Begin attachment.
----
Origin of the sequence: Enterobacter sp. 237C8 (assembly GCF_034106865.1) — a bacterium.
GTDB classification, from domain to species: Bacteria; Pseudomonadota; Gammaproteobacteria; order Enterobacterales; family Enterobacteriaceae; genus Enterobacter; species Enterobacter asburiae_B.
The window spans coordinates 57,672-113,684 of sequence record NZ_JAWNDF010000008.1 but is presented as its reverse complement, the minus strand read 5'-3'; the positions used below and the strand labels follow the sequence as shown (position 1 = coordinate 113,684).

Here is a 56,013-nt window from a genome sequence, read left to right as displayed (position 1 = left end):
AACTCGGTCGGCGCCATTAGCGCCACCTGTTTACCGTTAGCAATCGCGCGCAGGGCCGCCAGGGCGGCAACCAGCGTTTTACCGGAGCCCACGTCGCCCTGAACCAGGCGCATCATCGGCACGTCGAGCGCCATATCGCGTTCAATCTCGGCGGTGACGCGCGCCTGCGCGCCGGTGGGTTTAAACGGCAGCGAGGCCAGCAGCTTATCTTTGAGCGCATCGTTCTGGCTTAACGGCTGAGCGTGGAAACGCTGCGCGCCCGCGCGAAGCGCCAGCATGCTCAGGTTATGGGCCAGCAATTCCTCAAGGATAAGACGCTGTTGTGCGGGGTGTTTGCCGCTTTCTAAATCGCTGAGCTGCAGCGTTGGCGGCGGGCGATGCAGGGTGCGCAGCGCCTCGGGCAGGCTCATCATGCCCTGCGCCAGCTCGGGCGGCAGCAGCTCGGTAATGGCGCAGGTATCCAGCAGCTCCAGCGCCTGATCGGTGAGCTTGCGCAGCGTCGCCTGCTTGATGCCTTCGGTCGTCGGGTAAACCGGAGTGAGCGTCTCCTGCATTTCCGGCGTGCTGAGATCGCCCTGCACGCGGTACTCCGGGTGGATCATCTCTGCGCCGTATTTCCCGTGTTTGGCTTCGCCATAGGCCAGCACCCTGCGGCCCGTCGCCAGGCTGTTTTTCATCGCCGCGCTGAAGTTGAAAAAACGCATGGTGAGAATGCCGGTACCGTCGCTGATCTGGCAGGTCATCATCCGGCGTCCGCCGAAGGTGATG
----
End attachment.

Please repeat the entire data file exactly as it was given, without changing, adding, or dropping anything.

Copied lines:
Origin of the sequence: Enterobacter sp. 237C8 (assembly GCF_034106865.1) — a bacterium.
GTDB classification, from domain to species: Bacteria; Pseudomonadota; Gammaproteobacteria; order Enterobacterales; family Enterobacteriaceae; genus Enterobacter; species Enterobacter asburiae_B.
The window spans coordinates 57,672-113,684 of sequence record NZ_JAWNDF010000008.1 but is presented as its reverse complement, the minus strand read 5'-3'; the positions used below and the strand labels follow the sequence as shown (position 1 = coordinate 113,684).

Here is a 56,013-nt window from a genome sequence, read left to right as displayed (position 1 = left end):
AACTCGGTCGGCGCCATTAGCGCCACCTGTTTACCGTTAGCAATCGCGCGCAGGGCCGCCAGGGCGGCAACCAGCGTTTTACCGGAGCCCACGTCGCCCTGAACCAGGCGCATCATCGGCACGTCGAGCGCCATATCGCGTTCAATCTCGGCGGTGACGCGCGCCTGCGCGCCGGTGGGTTTAAACGGCAGCGAGGCCAGCAGCTTATCTTTGAGCGCATCGTTCTGGCTTAACGGCTGAGCGTGGAAACGCTGCGCGCCCGCGCGAAGCGCCAGCATGCTCAGGTTATGGGCCAGCAATTCCTCAAGGATAAGACGCTGTTGTGCGGGGTGTTTGCCGCTTTCTAAATCGCTGAGCTGCAGCGTTGGCGGCGGGCGATGCAGGGTGCGCAGCGCCTCGGGCAGGCTCATCATGCCCTGCGCCAGCTCGGGCGGCAGCAGCTCGGTAATGGCGCAGGTATCCAGCAGCTCCAGCGCCTGATCGGTGAGCTTGCGCAGCGTCGCCTGCTTGATGCCTTCGGTCGTCGGGTAAACCGGAGTGAGCGTCTCCTGCATTTCCGGCGTGCTGAGATCGCCCTGCACGCGGTACTCCGGGTGGATCATCTCTGCGCCGTATTTCCCGTGTTTGGCTTCGCCATAGGCCAGCACCCTGCGGCCCGTCGCCAGGCTGTTTTTCATCGCCGCGCTGAAGTTGAAAAAACGCATGGTGAGAATGCCGGTACCGTCGCTGATCTGGCAGGTCATCATCCGGCGTCCGCCGAAGGTGATG